Sardinia does occupy a smaller space geographically than its Mediterranean counterpart Sicily. However, that doesn’t mean that Sardinia lacks a cuisine of its own size that is particular to its culture, history and position in the sea. Sardinian food combines all these elements as its influences, making for unique and delicious flavours.
As an island, fish makes frequent appearances in its cuisine. Historically speaking however, fish have not played as big a role at the table. Over history, the island saw many attempts of invasion. As such, its inhabitants tended to remain inland among the mountains. They relied more heavily on the land to feed themselves, from which today’s heavy focus on meat evolved in Sardinian food. One specialty, for example, is roasted pig, or Su Porcheddu. A lot of Sardinian food is flavored and refined with saffron and myrtle.
For the first course, Sardinians stick to the Italian tradition of beginning with pasta. However their cuisine also often includes beans of all sizes, from fava, to white beans, chickpeas, and lentils. This island also offers a peculiar type of bread, famous for being as thin as a sheet of music, called Pane Carasau. In terms of wines, the most well known are Cannonau and Monica di Cagliari for reds, and Vernaccia and Vermentino for whites.
Typical Sardinian Meat Dish
Much like mainland Italy, each area of Sardinia has its own specialities. Although tourists may not explore the island as much as the rest of Italy, it nonetheless boasts a number of highlights. The Northeast, for example, has the upscale Emerald Coast. Alternatively, the Northwest houses the medieval town of Alghero, which attracts a crowd to its well-preserved historical center. Family beach-goers like to frequent the southern area in the summer, particularly the East. The more upscale Southwest boasts a stunning and impressive coastline. Here you can find anything from rugged sands to cliff lined coves.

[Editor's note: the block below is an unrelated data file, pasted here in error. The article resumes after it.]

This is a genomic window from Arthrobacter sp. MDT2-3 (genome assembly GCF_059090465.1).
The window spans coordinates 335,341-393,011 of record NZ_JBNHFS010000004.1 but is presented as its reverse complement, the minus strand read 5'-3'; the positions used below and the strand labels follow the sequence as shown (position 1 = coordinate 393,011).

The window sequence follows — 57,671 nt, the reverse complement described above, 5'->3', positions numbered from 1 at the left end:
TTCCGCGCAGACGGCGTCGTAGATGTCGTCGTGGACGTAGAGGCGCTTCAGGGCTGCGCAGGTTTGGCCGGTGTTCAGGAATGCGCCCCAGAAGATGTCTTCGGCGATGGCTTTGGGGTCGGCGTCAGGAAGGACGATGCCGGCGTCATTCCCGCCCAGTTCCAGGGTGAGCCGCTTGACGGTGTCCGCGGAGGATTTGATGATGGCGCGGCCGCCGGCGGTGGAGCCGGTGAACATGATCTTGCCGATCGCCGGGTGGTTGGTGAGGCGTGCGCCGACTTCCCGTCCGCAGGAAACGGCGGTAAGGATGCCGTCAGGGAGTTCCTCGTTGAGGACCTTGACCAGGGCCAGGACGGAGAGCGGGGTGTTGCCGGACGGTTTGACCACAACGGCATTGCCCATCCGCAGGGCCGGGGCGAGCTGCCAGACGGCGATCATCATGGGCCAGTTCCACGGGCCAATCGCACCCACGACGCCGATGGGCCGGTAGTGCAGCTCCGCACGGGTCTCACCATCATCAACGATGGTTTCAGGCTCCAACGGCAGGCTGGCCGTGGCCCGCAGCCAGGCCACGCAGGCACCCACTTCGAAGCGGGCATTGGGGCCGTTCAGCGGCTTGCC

Beginning with the area of the Northwest, in the area of Sassari, a typical first dish is often small gnocchi or gnocchetti known as Malloreddus. Saffron lends its flavor to this dish, and tomato sauce and grated cheese accompanies it to the table. Another type of pasta that you will find is fregula. This pellet sized pasta looks like large cous-cous and probably comes from Sardinia’s historical connection to North Africa. You can also taste a soup called favàta, or cavolata made of fava beans, cabbage and sausage. Another local dish is zimìno, which consists of grilled veal intestine.
In the area of the Smeralda Coast, you can also find bottarga at every corner. This popular mediterranean item consists of gray mullet eggs, and locals often eat it grated over spaghetti. Alghero is known for its delicious lobster which you also often mix in with pasta dishes. Culingiones essentially provide the island’s own version of ravioli that chefs stuff with spinach and pecorino cheese.
Freshly Grated Bottarga
As you move further south, the pasta shapes become so particular that they are completely irreplicable. According to the BBC, the central Sardinian town of Nuoro houses a family that prepares threads of pasta known as su fiindeu. This recipe has remained in the family for more than 300 years. Only the women of one family, with the last name Abraini, know how to prepare this pasta. Even celebrity chefs find it too difficult to prepare on their own!
Moving all the way south to Cagliari, whose beautiful coastline and turquoise waters will take your breath away, you can find delicacies sold in unpretentious locales, or even street carts. Visitors are most likely to find items like sea urchin or sausages made of pork or horse meat. In this part of the island, fennel, garlic and parsley often flavor the delicious foods. Enjoy these Sardinian delicacies in one of Soprano’s luxury villas.